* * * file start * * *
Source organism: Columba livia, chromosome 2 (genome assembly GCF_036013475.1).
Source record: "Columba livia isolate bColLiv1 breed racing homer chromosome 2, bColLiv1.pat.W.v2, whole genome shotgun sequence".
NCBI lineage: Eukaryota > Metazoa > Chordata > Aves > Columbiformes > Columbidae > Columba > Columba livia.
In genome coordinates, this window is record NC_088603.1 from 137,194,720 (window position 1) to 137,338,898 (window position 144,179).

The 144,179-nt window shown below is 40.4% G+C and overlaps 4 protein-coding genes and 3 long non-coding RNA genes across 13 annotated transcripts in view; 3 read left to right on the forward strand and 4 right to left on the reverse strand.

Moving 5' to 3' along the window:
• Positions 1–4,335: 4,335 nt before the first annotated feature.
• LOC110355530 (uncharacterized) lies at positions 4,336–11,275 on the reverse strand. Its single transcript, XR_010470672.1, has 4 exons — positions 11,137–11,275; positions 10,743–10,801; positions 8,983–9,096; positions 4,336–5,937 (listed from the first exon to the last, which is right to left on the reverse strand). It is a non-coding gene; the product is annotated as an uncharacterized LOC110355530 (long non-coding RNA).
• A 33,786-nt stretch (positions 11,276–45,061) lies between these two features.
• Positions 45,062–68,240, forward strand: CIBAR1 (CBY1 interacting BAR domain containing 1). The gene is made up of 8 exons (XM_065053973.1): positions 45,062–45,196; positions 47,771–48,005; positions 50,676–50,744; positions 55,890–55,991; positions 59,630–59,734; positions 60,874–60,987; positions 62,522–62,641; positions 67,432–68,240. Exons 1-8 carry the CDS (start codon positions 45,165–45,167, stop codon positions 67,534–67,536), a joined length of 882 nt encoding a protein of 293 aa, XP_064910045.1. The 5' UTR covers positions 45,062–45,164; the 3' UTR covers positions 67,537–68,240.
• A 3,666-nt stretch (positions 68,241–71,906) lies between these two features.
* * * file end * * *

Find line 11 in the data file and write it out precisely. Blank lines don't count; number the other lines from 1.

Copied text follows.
• A 3,666-nt stretch (positions 68,241–71,906) lies between these two features.